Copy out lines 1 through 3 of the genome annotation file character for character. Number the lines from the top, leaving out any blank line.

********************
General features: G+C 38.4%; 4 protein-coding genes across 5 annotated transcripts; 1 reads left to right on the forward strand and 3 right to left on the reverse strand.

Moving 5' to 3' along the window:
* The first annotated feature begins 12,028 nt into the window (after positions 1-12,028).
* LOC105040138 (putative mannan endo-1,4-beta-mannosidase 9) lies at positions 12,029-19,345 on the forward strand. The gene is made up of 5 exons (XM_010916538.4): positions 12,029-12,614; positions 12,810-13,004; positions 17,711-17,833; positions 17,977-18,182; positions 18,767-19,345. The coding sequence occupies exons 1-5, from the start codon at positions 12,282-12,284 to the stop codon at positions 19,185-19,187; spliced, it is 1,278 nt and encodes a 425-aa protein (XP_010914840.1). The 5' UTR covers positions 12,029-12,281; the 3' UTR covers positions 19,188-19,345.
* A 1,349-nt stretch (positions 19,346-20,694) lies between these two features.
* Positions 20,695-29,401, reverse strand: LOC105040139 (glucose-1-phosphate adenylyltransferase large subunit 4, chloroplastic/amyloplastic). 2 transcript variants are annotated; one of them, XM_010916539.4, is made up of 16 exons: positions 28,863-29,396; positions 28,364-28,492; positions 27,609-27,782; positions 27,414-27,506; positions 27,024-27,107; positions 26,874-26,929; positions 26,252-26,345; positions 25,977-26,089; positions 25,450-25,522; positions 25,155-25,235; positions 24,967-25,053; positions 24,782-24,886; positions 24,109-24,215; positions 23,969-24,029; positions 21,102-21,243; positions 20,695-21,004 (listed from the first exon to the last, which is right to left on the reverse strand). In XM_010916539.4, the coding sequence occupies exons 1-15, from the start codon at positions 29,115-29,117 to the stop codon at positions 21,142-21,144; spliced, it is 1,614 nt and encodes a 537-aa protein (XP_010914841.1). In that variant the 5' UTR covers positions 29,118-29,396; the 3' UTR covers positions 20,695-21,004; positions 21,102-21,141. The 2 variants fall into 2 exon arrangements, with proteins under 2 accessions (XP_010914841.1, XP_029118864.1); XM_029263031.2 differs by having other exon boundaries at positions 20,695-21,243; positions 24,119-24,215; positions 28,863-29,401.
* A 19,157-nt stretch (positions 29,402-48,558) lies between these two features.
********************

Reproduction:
General features: G+C 38.4%; 4 protein-coding genes across 5 annotated transcripts; 1 reads left to right on the forward strand and 3 right to left on the reverse strand.

Moving 5' to 3' along the window:
* The first annotated feature begins 12,028 nt into the window (after positions 1-12,028).